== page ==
Wiktor Mlynarski

(Institute of Science and Technology Austria, Austria)
"Attention as efficient and adaptive inference in dynamic environments"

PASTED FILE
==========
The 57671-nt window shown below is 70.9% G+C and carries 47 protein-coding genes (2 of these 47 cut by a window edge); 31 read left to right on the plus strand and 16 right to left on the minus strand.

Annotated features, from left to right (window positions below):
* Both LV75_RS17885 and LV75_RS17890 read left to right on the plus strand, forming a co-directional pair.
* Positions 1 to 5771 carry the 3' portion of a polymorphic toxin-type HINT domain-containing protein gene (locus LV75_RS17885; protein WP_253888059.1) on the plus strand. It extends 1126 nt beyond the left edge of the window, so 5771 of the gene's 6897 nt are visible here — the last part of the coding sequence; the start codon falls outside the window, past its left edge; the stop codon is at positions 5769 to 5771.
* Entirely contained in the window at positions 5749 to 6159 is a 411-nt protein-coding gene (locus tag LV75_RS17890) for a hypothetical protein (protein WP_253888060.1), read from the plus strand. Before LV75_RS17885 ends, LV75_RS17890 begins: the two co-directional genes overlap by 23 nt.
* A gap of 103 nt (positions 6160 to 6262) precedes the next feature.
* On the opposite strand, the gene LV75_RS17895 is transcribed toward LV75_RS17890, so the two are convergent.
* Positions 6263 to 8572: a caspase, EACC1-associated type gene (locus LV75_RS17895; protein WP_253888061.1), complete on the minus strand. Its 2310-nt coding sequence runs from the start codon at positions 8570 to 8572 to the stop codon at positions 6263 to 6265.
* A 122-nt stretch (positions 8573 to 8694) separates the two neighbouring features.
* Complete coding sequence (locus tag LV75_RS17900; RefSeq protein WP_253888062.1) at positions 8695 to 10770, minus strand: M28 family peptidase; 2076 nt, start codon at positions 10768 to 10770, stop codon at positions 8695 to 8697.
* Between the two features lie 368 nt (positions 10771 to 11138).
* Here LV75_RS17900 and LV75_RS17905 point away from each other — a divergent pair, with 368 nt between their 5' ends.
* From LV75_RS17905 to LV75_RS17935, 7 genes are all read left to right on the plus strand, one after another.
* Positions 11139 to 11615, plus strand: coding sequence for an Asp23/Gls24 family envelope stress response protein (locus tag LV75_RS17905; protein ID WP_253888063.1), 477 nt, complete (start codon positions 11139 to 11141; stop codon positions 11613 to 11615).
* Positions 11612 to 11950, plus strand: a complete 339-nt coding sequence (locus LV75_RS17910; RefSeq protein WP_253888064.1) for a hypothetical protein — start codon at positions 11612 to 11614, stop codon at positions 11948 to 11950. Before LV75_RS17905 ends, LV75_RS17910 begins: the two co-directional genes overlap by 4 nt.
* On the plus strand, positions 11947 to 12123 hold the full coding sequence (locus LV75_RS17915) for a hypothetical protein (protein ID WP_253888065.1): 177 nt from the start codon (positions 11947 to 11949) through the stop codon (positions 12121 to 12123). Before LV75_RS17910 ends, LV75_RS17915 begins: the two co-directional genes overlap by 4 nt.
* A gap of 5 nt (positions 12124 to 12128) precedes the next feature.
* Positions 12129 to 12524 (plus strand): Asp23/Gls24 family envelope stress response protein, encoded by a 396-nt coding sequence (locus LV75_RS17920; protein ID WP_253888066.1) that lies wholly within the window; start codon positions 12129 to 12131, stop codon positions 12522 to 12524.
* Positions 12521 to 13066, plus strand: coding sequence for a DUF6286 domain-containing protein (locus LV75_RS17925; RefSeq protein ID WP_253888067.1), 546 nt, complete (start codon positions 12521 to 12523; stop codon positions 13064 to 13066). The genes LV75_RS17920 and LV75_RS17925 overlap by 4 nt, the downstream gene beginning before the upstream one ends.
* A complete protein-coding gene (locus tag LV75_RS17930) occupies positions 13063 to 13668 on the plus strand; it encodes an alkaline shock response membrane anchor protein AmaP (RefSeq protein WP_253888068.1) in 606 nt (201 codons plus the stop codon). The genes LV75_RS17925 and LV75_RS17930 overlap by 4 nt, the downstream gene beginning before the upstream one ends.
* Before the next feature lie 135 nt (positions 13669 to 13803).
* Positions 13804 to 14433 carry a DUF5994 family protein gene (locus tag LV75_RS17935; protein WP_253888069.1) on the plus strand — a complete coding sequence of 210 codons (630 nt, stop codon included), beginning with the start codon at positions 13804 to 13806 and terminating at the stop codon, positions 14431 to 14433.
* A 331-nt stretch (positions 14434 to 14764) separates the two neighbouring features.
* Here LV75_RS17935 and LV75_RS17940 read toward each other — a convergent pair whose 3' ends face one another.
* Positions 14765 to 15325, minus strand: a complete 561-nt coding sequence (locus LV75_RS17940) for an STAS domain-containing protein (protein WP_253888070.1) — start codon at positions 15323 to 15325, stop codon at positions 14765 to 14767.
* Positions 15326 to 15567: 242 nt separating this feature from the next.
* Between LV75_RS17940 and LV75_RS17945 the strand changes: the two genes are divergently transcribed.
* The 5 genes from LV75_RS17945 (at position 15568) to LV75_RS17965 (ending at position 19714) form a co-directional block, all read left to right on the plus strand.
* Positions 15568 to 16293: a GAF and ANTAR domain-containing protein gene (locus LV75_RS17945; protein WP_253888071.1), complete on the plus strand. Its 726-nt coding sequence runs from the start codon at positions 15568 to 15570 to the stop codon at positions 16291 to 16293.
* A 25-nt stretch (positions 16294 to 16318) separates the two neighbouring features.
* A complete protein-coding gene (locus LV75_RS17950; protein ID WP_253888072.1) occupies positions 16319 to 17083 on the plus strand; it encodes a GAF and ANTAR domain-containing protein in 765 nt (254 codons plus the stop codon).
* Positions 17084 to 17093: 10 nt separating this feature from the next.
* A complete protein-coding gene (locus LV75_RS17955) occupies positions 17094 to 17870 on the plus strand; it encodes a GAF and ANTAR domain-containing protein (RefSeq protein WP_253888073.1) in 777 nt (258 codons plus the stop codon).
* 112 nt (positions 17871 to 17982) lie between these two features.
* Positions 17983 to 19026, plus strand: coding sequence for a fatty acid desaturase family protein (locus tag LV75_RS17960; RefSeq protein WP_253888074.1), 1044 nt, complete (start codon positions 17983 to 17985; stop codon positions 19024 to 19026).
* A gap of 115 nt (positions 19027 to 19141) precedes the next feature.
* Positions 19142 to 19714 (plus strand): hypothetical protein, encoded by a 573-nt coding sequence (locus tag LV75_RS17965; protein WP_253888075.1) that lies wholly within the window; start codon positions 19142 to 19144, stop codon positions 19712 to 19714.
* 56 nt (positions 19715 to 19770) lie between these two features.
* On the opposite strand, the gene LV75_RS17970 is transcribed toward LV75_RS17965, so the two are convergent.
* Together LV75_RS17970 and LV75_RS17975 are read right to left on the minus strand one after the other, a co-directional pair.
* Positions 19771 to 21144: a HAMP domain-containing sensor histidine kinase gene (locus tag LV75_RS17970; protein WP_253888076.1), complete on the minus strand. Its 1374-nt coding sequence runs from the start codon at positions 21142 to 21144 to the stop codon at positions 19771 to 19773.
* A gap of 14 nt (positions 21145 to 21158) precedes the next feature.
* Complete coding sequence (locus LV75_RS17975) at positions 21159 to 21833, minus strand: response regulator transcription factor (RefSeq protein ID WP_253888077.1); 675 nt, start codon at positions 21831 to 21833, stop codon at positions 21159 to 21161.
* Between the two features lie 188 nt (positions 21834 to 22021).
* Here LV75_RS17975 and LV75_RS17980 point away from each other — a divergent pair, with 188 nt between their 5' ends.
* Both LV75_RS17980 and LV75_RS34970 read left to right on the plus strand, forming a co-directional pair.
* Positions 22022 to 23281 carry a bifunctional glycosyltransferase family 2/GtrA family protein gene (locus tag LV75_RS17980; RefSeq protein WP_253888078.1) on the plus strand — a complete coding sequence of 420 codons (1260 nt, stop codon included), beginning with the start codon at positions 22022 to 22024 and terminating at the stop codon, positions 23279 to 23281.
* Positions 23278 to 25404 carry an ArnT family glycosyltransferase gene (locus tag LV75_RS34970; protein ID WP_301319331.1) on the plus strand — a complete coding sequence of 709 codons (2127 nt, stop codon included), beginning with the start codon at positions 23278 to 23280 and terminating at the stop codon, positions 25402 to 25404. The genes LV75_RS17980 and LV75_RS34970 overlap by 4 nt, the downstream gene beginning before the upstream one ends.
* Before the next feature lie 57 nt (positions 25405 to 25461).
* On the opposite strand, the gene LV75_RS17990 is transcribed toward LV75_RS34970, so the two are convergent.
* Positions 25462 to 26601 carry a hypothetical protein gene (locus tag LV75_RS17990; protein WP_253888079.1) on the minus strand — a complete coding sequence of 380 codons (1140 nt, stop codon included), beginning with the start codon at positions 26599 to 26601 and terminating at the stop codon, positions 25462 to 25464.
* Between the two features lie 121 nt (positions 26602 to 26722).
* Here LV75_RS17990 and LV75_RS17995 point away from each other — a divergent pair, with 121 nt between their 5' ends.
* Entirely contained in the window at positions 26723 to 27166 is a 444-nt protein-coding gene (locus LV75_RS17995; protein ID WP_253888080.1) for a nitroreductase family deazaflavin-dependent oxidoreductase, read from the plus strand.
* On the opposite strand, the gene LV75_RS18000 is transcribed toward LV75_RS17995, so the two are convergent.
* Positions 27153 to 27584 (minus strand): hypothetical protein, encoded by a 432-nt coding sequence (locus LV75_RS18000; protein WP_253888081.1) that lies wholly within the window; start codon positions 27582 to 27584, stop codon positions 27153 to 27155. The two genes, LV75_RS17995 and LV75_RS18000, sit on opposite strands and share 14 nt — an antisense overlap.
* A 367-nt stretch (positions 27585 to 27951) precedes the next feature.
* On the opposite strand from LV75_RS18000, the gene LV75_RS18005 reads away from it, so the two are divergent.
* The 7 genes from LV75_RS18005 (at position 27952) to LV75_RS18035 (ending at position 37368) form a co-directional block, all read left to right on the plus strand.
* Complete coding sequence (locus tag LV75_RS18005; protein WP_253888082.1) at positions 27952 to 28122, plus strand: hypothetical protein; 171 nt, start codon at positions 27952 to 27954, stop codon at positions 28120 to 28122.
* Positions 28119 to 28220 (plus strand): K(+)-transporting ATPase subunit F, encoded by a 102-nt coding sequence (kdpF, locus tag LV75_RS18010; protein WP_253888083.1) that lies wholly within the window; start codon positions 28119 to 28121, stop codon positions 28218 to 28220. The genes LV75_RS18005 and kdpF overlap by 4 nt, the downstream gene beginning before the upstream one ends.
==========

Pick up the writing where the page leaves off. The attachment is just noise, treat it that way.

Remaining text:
Top-down attention is thought to reflect allocation of limited processing resources to task-relevant computations and representations. According to this hypothesis, attentional processing could be characterized by two fundamental theoretical frameworks: probabilistic inference and efficient coding. Probabilistic inference specifies optimal strategies for learning about relevant properties of the environment from local and ambiguous sensory signals. Efficient coding provides a normative approach to study encoding of natural stimuli in resource-constrained sensory systems. By emphasizing different aspects of information processing they provide complementary approaches to study sensory computations. Here we attempt to bring them together by developing general principles that underlie the tradeoff between energetic cost of sensory coding and accuracy of perceptual inferences. We then apply these general principles to optimize a model of population coding in the visual cortex. The model dynamically adapts a representation of natural images to support maximally accurate perceptual inference at minimal activity cost. The resulting optimality predictions reproduce measured properties of attentional modulation in the visual system and generate novel hypotheses about the functional role of top-down feedback, response variability, and noise correlations. Our results suggest that a range of seemingly disparate attentional phenomena can be derived from a general theory combining probabilistic inference with efficient coding in a dynamic environment.